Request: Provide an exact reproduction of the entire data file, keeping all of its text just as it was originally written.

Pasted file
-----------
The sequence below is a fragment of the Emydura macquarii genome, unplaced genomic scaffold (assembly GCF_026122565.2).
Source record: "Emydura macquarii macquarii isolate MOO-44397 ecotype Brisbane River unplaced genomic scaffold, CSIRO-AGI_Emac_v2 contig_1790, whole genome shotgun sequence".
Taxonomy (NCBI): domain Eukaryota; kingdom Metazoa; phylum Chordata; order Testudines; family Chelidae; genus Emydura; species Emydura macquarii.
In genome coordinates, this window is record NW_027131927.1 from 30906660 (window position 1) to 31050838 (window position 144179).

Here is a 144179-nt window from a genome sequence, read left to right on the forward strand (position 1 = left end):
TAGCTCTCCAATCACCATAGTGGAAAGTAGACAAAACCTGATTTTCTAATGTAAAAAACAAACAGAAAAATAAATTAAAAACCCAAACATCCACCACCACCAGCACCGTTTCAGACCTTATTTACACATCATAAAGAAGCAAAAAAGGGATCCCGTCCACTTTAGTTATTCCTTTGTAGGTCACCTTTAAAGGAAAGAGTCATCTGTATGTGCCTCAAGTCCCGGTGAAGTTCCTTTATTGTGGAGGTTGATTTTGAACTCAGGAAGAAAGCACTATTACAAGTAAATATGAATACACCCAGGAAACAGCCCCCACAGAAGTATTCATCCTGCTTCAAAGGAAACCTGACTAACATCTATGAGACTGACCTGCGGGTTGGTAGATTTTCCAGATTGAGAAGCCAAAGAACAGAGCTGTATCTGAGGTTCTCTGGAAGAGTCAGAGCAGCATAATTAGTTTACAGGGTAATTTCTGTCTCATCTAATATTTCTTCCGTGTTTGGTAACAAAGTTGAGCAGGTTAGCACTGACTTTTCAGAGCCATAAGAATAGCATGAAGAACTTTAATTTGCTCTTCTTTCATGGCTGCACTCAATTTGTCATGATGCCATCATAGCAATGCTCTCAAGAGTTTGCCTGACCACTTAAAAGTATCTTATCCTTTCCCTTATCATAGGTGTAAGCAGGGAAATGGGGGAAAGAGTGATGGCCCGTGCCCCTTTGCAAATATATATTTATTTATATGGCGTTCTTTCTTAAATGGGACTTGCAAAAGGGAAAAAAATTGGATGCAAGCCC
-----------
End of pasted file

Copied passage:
The sequence below is a fragment of the Emydura macquarii genome, unplaced genomic scaffold (assembly GCF_026122565.2).
Source record: "Emydura macquarii macquarii isolate MOO-44397 ecotype Brisbane River unplaced genomic scaffold, CSIRO-AGI_Emac_v2 contig_1790, whole genome shotgun sequence".
Taxonomy (NCBI): domain Eukaryota; kingdom Metazoa; phylum Chordata; order Testudines; family Chelidae; genus Emydura; species Emydura macquarii.
In genome coordinates, this window is record NW_027131927.1 from 30906660 (window position 1) to 31050838 (window position 144179).

Here is a 144179-nt window from a genome sequence, read left to right on the forward strand (position 1 = left end):
TAGCTCTCCAATCACCATAGTGGAAAGTAGACAAAACCTGATTTTCTAATGTAAAAAACAAACAGAAAAATAAATTAAAAACCCAAACATCCACCACCACCAGCACCGTTTCAGACCTTATTTACACATCATAAAGAAGCAAAAAAGGGATCCCGTCCACTTTAGTTATTCCTTTGTAGGTCACCTTTAAAGGAAAGAGTCATCTGTATGTGCCTCAAGTCCCGGTGAAGTTCCTTTATTGTGGAGGTTGATTTTGAACTCAGGAAGAAAGCACTATTACAAGTAAATATGAATACACCCAGGAAACAGCCCCCACAGAAGTATTCATCCTGCTTCAAAGGAAACCTGACTAACATCTATGAGACTGACCTGCGGGTTGGTAGATTTTCCAGATTGAGAAGCCAAAGAACAGAGCTGTATCTGAGGTTCTCTGGAAGAGTCAGAGCAGCATAATTAGTTTACAGGGTAATTTCTGTCTCATCTAATATTTCTTCCGTGTTTGGTAACAAAGTTGAGCAGGTTAGCACTGACTTTTCAGAGCCATAAGAATAGCATGAAGAACTTTAATTTGCTCTTCTTTCATGGCTGCACTCAATTTGTCATGATGCCATCATAGCAATGCTCTCAAGAGTTTGCCTGACCACTTAAAAGTATCTTATCCTTTCCCTTATCATAGGTGTAAGCAGGGAAATGGGGGAAAGAGTGATGGCCCGTGCCCCTTTGCAAATATATATTTATTTATATGGCGTTCTTTCTTAAATGGGACTTGCAAAAGGGAAAAAAATTGGATGCAAGCCC